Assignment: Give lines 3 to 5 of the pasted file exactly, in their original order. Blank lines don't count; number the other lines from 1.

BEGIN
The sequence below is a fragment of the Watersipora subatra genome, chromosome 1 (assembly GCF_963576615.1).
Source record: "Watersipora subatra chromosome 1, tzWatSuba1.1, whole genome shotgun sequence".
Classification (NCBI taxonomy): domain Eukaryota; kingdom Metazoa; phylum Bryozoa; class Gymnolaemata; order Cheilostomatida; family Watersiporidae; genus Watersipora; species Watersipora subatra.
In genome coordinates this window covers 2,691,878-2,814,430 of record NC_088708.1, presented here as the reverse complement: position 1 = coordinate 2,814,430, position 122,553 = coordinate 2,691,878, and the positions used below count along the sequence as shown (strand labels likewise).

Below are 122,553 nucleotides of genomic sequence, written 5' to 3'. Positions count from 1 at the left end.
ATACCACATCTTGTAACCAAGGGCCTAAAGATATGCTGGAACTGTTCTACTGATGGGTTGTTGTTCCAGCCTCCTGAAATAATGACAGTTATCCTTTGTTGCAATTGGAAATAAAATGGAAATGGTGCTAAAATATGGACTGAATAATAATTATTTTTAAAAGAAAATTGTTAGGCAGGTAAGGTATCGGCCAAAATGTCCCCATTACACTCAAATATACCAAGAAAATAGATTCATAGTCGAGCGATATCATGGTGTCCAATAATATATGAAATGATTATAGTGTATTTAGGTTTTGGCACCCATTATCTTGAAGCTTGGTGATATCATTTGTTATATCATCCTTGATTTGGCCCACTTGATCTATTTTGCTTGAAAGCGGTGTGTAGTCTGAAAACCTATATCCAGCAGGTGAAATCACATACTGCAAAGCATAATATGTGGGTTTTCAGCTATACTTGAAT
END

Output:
Classification (NCBI taxonomy): domain Eukaryota; kingdom Metazoa; phylum Bryozoa; class Gymnolaemata; order Cheilostomatida; family Watersiporidae; genus Watersipora; species Watersipora subatra.
In genome coordinates this window covers 2,691,878-2,814,430 of record NC_088708.1, presented here as the reverse complement: position 1 = coordinate 2,814,430, position 122,553 = coordinate 2,691,878, and the positions used below count along the sequence as shown (strand labels likewise).

Below are 122,553 nucleotides of genomic sequence, written 5' to 3'. Positions count from 1 at the left end.